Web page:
On this ‘Myth of the Black God’ in ancient tradition see Appendix.
 On this ‘transcendent’ luminous body in ancient tradition and the Semitic religions see Jean-Pierre Vernant, “Dim Body, Dazzling Body,” in Michel Feher, Ramona Naddaff and Nadia Tazi (edd.),Fragments for a History of the Human Body: Part One (New York: Zone, 1989): 19-47; A. Leo Oppenheim, “Akadian pul(u)É(t)u and melammû,” Journal of the American Oriental Society 63 (1943): 31-34. Wesley Williams, “A Body Unlike Bodies: Transcendent Anthropomorphism in Ancient Semitic Tradition and Early Islam,” forthcoming in the Journal of the American Oriental Society128 (2009).
 Rice, Power of the Bull, 82-83.
 Rice, Power of the Bull, 102.
 See below.
 Horn and the Sword, 86.
 See for example the Egyptian image of a mighty cow rising up out of the waters bearing the sun-disk between her horns. The cow is the “mother of the sun god”; Erik Hornung, Idea into Images: Essays in Ancient Egyptian Thought (Timken Publishers, 1992) 41.
 Edmund Leach, “The Mother’s Brother in Ancient Egypt,” Royal Anthropological Institute News 15 (1976): 19.
 Cauvin, Birth of the Gods, 32.
 Gimbutas, Language, xvii; idem, Civilization, passim. See also John D Brinson, When God Was Black (Denver: Outskirts Press, 2007) who claims Neolithic religion was Goddess-centered and Lucia Chiavola Birnbaum, Dark Mother: African Origins and Godmothers (San Jose: Authors Choice Press, 2001).
 Lynn Meskell, “Goddesses, Gimbutas and ‘New Age’ archaeology,” Antiquity 69 (1995): 74-86.
 Cynthia Eller, The Myth of Matriarchal Prehistory: Why an Invented Past Won’t Give Women a Future (Boston: Beacon Press, 2000) 81, 180.
 See Peter G. Bahn, “No Sex, Please, We’re Aurignacians (And Responses),” Rock Art Research 3 (1986): 99-120; Meskell, “Goddesses,” 76,80-81.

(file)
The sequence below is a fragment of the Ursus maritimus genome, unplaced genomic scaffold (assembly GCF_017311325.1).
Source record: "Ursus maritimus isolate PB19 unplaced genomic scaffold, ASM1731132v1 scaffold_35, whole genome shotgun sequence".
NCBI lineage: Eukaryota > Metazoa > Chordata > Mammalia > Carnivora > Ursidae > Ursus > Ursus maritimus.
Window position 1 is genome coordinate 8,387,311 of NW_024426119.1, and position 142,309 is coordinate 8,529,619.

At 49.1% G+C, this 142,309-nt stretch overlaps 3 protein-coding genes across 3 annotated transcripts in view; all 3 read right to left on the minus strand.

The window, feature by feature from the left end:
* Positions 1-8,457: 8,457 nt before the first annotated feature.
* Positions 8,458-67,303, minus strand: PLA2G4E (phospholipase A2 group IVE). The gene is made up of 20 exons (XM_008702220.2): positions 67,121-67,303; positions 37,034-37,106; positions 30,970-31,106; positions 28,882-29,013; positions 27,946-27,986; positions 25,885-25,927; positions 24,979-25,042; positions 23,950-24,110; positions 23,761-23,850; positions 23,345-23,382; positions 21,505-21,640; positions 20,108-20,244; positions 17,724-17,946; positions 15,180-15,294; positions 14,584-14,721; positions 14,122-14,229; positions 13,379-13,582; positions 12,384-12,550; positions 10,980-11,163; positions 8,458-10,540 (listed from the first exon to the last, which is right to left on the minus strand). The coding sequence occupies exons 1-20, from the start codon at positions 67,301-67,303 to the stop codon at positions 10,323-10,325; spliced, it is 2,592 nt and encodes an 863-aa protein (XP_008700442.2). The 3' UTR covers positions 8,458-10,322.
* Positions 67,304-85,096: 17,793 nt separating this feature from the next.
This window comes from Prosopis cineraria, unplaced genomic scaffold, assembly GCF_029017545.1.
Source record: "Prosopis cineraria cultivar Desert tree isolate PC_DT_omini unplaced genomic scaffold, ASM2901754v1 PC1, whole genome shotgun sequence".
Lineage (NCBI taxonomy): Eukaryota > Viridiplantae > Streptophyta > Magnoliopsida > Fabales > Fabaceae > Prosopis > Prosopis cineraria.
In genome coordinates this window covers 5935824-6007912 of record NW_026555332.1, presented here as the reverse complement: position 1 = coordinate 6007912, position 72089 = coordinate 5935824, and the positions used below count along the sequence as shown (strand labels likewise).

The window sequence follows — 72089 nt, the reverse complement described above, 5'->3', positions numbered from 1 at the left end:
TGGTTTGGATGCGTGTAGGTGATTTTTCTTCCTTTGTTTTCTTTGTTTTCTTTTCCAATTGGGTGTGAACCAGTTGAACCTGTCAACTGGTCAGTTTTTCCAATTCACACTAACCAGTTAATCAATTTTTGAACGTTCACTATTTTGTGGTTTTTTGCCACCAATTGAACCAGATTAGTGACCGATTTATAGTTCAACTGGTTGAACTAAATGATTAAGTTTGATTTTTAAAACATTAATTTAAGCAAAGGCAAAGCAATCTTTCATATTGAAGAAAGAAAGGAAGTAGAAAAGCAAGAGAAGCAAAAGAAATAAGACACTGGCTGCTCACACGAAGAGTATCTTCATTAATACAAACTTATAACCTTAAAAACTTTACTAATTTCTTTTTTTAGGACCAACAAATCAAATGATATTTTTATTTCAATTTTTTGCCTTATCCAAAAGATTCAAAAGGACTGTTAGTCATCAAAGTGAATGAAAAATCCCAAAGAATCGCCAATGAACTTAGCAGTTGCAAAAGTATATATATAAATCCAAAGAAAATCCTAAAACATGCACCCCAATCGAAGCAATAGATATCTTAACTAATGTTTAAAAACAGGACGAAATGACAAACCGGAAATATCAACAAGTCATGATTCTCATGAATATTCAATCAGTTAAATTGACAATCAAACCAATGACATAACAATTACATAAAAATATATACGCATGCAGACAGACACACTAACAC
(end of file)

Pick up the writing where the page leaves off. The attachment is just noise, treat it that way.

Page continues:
Peter J. Ucko, Anthropomorphic figurines of predynastic Egypt and neolithic Crete with comparative material from the prehistoric Near East and mainland Greece (London: A. Szmidla, 1968) 417-418.
 H. Hauptmann, “Ein Kultgebäude in Nevali Çori,” in M. Frangipane, H. Hauptmann, M. Liverani, P. Matthiae & M. Mellink (edd.) Between the Rivers and Over the Mountains. Archaeologica Anatolica et Mesopotamia Alba Palmieri Dedicata (Rome: Universita Degli Studi Di Roma 'La Sapienza', 1993) 37-69; idem, “The Urfa region,” in M. Özdoğan and A. Özdoğan (edd.), Neolithic in Turkey: the Cradle of Civilization. New Discoveries (Istanbul: Arkeoloji ve Sanat Yayinlari, 1999) 65-86; idem, “Ein frühneolitisches Kultbild aus Kommagene,” in J. Wagner (ed.) Gottkönige am Euphrat: Neue Aus- grabungen und Forschungen in Kommagene (Mainz: Philipp von Zabern, 2000) 5-9.
 Gimbutas, Language, 316, 175.
 Conrad, Horn and the Sword, 112.
 On which see Appendix below.
 Willibald Kirfel, Die fünf Elemente unsbesondere Wasser und Feur: Ihre Bedeutung für den Ursprung altindischer und altmediterraner Heilkunde (Walldorf-Hessen, 1951) 17; Manley P. Hall, Melchizedek and the Mystery of Fire (Los Angeles: Philosophical Research Society, 1996) 9; idem, The Hermitic Marriage (Los Angeles: Philosophical Research Society, 1996) 42.
 Wendy Doniger O’Flaherty, “Submarine Mare in the Mythology of “iva,” JRAS (1971): 9.
 Françoise Dunand and Christiane Zivie-Coche, Gods and Men in Egypt: 3000 BCE to 395 CE(Ithaca and London: Cornell University Press, 2004) 30-1.